A dinner party would usually begin in the early evening. The guests would remove their sandals at the door and have their feet washed by a slave. They were then announced by an usher and shown to their places. Their hands were then washed with perfumed water.
Romans usually ate with a fork
Washing their hands was an important ritual as Romans usually ate with their fingers.
Wealthy Romans reclined on a couch while dining
Wealthy Romans reclined on three cushioned couches, or a triclinium, while dining. In the Roman Empire, only slaves and children sat on chairs while eating. Women and men ate together, with up to nine people lounging around a table. Romans didn't have forks, but were known to sometimes use knives and spoons. People ate straight from serving dishes as opposed to using plates, and between courses slaves washed the guests' hands with more perfumed water.
A full Roman Banquet was made up of 7 course and could last as long as 10 hours
A full Roman banquet was made up of seven courses and could last as long as ten hours. Starting with a couple of cold courses, such as sardines, mushrooms, and eggs, they then moved on to more exciting dishes. They could include flamingoes' tongues, doormice in honey, or even elephants' trunks. How the food looked was just as important as how it tasted and chefs took great enjoyment in disguising one type of food to make it look like another. The writer Petronius boasted that his chef could make a pig's belly look exactly like a fish.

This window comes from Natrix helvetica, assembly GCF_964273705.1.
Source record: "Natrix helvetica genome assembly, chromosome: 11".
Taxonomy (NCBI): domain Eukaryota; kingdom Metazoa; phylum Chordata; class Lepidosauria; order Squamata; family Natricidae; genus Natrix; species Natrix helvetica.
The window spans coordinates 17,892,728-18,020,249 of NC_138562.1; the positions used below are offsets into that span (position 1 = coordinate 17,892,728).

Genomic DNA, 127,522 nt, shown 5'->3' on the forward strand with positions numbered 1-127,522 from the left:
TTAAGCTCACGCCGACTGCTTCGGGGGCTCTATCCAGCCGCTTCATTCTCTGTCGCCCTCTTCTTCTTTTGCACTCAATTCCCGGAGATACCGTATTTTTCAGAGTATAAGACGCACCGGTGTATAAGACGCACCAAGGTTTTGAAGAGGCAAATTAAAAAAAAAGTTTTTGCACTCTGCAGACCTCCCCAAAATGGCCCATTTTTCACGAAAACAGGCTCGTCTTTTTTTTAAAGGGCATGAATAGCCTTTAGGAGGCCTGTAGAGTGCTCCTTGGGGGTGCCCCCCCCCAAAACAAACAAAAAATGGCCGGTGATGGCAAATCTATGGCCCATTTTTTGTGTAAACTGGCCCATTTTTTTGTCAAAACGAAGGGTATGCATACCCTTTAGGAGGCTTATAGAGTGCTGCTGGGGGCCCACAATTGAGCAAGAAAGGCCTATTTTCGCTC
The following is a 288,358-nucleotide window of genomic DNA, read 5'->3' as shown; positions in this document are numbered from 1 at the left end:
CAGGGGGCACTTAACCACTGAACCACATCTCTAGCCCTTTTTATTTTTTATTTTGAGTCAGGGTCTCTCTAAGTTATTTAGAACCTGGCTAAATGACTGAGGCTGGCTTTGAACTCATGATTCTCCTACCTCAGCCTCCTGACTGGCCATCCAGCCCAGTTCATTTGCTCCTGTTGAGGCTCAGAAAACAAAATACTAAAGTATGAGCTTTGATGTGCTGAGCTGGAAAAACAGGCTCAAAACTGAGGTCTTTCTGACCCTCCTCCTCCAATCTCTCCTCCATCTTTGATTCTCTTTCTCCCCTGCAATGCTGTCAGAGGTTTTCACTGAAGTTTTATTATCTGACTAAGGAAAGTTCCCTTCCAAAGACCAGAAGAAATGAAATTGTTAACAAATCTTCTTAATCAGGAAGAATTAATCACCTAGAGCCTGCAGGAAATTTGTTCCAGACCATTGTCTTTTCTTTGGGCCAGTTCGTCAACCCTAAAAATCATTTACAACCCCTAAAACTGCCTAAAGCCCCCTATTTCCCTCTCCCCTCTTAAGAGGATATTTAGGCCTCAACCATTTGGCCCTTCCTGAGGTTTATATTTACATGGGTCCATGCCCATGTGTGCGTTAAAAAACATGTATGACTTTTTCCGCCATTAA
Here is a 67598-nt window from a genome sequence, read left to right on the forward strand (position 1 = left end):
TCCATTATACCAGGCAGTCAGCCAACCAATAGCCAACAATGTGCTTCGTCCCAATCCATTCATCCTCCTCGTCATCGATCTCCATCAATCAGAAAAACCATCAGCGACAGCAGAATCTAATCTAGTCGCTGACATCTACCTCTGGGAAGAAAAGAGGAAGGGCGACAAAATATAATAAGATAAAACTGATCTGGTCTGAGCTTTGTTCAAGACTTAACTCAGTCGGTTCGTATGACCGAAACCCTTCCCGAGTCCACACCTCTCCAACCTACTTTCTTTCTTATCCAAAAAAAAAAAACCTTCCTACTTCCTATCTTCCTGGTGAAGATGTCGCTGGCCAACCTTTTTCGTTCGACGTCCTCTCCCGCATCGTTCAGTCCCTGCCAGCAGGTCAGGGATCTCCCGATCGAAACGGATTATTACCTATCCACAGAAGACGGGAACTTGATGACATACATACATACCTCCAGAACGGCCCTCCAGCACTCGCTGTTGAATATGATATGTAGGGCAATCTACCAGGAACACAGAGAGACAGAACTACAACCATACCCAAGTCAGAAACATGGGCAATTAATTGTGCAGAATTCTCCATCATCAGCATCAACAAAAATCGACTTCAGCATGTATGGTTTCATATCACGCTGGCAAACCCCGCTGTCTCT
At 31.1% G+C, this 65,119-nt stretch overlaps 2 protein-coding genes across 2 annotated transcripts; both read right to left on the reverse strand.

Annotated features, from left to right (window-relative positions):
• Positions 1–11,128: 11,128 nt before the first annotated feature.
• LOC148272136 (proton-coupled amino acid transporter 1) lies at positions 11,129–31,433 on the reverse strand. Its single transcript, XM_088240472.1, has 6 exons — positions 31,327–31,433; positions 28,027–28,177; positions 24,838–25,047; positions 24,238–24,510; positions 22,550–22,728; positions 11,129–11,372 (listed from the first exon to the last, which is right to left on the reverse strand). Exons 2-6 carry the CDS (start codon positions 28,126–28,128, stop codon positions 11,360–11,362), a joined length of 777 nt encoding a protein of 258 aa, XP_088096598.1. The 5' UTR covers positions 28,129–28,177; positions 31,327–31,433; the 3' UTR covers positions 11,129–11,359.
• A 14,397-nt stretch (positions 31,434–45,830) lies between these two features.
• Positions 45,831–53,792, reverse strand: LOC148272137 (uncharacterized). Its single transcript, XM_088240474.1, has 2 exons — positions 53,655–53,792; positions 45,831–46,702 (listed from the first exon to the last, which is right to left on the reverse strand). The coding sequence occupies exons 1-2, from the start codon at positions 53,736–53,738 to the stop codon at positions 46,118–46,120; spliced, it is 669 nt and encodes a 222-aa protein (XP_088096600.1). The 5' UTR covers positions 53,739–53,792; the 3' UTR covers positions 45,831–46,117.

Between courses the guests were entertained by performers and afterwards there would often be games
Between courses, guests were entertained by poets, conjurers, clowns, or musicians. After dinner, there would often be games. For example the host would pick a number and everyone would have to swallow that number of drinks.
To show they had enjoyed the meal guests would pass wind loudly from their bottoms
To show that they had enjoyed the meal, guests would belch loudly. If they were too full to finish their food, they could wrap the leftovers in a napkin to take home.
Very greedy guests would tickle their throats with a feather until they became sick and then would start eating all over again.
The writer Seneca was disgusted by guests who indulged in this habit, and wrote scornfully, "They vomit to eat and eat to vomit."
Emperor's spies were everywhere, so guests had to be careful about what they talked about at dinner parties. If someone was heard criticizing the Emperor, they might suddenly be tied up in chains and dragged away.
This activity ideas article was collated by Heather Manktelow
Activities for Health